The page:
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Provenance: An eBay purchase. Originally built in New Orleans just before the turn of the previous century, restored for first-position playability by Bill Fiorella.
No 12-string guitar player, collector or historian should be without the Grunewald. As I maintain in my (groundbreaking, if I do say so myself) article The Birth of the American 12-string Guitar, it was important, and perhaps key, to the development of our modern 12-string guitar. It was a licensed variation of an invention called, strangely enough, the "Harp-Guitar" - so-called from the enhanced tone from the octave courses. You'll note it only has 10 strings, as the inventor (and Grunewald, at first) didn't think doubling the high two strings in unison would have any point.
Though original marketing materials imply that hundreds if not thousands were sold, they are incredibly rare. I seek out every one I can find for research, and have only seen a half dozen, finally managing to get this one. It sounds very nice, but as stated above, would need a neck reset to play up the neck (which remains extremely straight). The asymmetric headstock is of course part of the appeal and I especially like the bridge design. The first specimens had an internal lever device that would move the octave strings out of the way so one could play it as a standard 6-string; I've yet to see one with that feature. I've archived three with this exact bridge, including the extra bridge pin "decorations." Later 10-string Grunewalds had a plain rectangular bridge as did their later post-1900 12-strings.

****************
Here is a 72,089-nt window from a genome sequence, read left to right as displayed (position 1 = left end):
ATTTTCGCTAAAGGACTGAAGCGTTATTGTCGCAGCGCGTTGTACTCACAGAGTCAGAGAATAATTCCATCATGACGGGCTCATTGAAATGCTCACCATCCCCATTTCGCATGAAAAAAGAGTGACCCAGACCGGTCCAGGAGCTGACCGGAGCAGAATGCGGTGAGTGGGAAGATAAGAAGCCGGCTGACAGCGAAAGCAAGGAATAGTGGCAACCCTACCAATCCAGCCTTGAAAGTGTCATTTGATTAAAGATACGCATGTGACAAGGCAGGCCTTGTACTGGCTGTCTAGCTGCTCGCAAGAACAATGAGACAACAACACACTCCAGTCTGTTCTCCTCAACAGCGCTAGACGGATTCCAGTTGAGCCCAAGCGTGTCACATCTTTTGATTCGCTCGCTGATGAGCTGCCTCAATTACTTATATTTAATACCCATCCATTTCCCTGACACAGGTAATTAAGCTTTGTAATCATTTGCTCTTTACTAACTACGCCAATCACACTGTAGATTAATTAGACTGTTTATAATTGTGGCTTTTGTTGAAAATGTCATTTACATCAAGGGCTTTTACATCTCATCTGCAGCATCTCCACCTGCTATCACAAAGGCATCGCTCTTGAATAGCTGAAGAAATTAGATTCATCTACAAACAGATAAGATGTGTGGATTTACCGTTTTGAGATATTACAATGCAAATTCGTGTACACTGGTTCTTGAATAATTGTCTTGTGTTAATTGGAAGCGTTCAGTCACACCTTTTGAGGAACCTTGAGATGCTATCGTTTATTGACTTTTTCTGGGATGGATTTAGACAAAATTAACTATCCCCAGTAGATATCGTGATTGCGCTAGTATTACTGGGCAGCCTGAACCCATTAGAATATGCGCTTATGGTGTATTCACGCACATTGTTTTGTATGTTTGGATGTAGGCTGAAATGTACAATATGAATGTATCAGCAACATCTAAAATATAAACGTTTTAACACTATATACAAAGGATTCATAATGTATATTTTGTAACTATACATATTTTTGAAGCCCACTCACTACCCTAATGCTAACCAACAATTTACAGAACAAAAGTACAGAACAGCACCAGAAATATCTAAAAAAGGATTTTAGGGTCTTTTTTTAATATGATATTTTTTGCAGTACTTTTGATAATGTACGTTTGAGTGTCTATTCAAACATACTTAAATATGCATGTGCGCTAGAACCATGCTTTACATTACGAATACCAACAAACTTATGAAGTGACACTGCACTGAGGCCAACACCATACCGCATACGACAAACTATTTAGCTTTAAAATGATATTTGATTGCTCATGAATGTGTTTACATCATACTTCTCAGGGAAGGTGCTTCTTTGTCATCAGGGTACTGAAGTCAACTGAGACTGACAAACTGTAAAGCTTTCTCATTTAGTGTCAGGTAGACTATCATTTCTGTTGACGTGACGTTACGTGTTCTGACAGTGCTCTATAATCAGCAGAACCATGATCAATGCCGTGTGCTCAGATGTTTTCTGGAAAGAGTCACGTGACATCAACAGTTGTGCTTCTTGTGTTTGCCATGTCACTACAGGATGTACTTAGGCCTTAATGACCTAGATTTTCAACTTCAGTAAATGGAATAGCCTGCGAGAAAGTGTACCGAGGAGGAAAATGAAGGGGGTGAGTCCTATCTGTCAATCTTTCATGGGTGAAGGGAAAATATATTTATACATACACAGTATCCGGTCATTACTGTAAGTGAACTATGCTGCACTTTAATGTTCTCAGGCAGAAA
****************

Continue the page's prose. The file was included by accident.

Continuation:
Only the head veneer is Brazilian rosewood. The back and sides are mahogany with faux-rosewood finish. Top Is spruce with herringbone binding. Dimensions are 18-1/2" body length, 9-5/8" upper bout, 13" lower bout width, 3-7/8" deep at endpin. Nut width is 1-7/8" and total length is 38-1/2".
Early Americana at its finest!
case. Please note that I got ripped off by the eBay seller and put way too
much into restoration, so am selling at a loss.
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